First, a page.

Quantcast
Popular

New USDA Data Shows 85% of Foods Tested Have Pesticide Residues

By Carey Gillam

As Americans gather with their families for Thanksgiving this week, new government data offers a potentially unappetizing assessment of the U.S. food supply—Residues of many types of bug-killing pesticides, fungicides and weed killing chemicals have been found in roughly 85 percent of thousands of foods tested.


Data released last week by the U.S. Department of Agriculture (USDA) shows varying levels of pesticide residues in everything from mushrooms to potatoes and grapes to green beans. One sample of strawberries contained residues of 20 pesticides, according to the Pesticide Data Program report issued this month by the USDA's Agricultural Marketing Service. The report is the 25th annual such compilation of residue data for the agency, and covered sampling the USDA did in 2015.

Notably, the agency said only 15 percent of the 10,187 samples tested were free from any detectable pesticide residues. That's a marked difference from 2014, when the USDA found that more than 41 percent of samples were "clean" or showed no detectable pesticide residues. Prior years also showed roughly 40-50 percent of samples as free of detectable residues, according to USDA data. The USDA said it is not "statistically valid" to compare one year to others, however, because the mix of food sampled changes each year. Still the data shows that 2015 was similar to the years prior in that fresh and processed fruits and vegetables made up the bulk of the foods tested.

Though it might sound distasteful, the pesticide residues are nothing for people to worry about, according to the USDA. The agency said "residues found in agricultural products sampled are at levels that do not pose risk to consumers' health and are safe …"

But some scientists say there is little to no data to back up that claim, stating that regulators do not have sufficient comprehensive research regarding how consumption of residues of multiple types of pesticides impact human health over the long term, and government assurances of safety are simply false.

"We don't know if you eat an apple that has multiple residues every day what will be the consequences 20 years down the road," said Chensheng Lu, associate professor of environmental exposure biology at the Harvard School of Public Health. "They want to assure everybody that this is safe but the science is quite inadequate. This is a big issue."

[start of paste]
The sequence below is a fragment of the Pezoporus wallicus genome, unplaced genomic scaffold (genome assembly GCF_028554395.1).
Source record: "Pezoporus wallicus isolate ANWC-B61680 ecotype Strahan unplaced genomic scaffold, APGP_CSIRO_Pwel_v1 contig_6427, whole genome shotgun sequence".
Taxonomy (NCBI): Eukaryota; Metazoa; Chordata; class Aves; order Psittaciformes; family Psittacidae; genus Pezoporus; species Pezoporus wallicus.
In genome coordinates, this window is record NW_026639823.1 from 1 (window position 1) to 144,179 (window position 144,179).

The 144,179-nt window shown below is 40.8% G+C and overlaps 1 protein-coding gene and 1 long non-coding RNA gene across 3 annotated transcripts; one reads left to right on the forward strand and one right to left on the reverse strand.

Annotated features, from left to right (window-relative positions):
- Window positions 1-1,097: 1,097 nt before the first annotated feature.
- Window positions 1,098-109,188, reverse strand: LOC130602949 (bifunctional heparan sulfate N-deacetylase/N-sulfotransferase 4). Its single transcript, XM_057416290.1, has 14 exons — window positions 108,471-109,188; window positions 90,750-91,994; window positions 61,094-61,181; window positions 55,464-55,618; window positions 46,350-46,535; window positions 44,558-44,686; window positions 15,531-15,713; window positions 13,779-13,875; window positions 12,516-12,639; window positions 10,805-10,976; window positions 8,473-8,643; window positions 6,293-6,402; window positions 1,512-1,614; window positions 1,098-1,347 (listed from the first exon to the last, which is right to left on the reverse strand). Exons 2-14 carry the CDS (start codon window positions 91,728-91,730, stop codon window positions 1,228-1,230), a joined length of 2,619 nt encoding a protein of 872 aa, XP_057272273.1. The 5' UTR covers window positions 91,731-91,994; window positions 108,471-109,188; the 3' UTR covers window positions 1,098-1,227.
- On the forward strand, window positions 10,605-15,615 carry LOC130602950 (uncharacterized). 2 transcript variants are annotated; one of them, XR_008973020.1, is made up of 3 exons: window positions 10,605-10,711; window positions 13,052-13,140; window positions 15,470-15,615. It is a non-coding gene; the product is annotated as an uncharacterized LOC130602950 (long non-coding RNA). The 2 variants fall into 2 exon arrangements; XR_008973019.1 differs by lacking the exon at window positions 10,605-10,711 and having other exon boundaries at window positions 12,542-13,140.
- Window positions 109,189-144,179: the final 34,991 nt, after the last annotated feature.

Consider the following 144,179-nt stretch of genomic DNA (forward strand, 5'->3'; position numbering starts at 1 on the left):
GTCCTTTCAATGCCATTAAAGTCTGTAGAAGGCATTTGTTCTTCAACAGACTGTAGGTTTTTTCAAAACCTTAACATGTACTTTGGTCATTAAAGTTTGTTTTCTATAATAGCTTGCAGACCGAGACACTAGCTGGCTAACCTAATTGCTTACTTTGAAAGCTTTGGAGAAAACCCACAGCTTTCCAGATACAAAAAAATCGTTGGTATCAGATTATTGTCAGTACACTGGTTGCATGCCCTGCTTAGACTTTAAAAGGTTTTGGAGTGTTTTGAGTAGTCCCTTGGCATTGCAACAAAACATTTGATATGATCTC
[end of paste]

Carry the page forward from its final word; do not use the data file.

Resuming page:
The USDA said in its latest report that 441 of the samples it found were considered worrisome as "presumptive tolerance violations," because the residues found either exceeded what is set as safe by the U.S. Environmental Protection Agency (EPA) or they were found in foods that are not expected to contain the pesticide residues at all and for which there is no legal tolerance level. Those samples contained residues of 496 different pesticides, the USDA said.

Spinach, strawberries, grapes, green beans, tomatoes, cucumbers and watermelon were among the foods found with illegal pesticide residue levels. Even residues of chemicals long banned in the U.S. were found, including residues of DDT or its metabolites found in spinach and potatoes. DDT was banned in 1972 because of health and environmental concerns about the insecticide.

Absent from the USDA data was any information on glyphosate residues, even though glyphosate has long been the most widely used herbicide in the world and is commonly sprayed directly on many crops, including corn, soy, wheat and oats. It is the key ingredient in Monsanto Co.'s branded Roundup herbicide, and was declared a probable human carcinogen last year by a team of international cancer scientists working with the World Health Organization. But Monsanto has said glyphosate residues on food are safe. The company asked the EPA to raise tolerance levels for glyphosate on several foods in 2013 and the EPA agreed to do so.

The Food and Drug Administration (FDA) also annually samples foods for residues of pesticides. New documents obtained from the FDA show illegal levels of two types of insecticides—propargite, used to kill mites, and flonicamid, usually aimed at killing aphids and whiteflies—were recently found in honey. Government documents also show that DEET, a common insect repellant, was recently detected by regulators in honey, and the herbicide acetochlor was found on mushrooms.

FDA scientists also reported illegally high levels of the neonicotinoid thiamethoxam found in rice, according to information from the agency. Syngenta has asked the EPA to allow for higher residues of thiamethoxam permitted in numerous crops because the company wants it to have expanded use as a leaf spray. That request is still pending, according to an EPA spokeswoman.

The most recent public residue report issued by the FDA shows that violation rates for pesticide residues have been climbing in recent years. Residue violations in domestic food samples totaled 2.8 percent for the year 2013; double the rate seen in 2009. Violations totaled 12.6 percent for imported foods in 2013, up from 4 percent in 2009.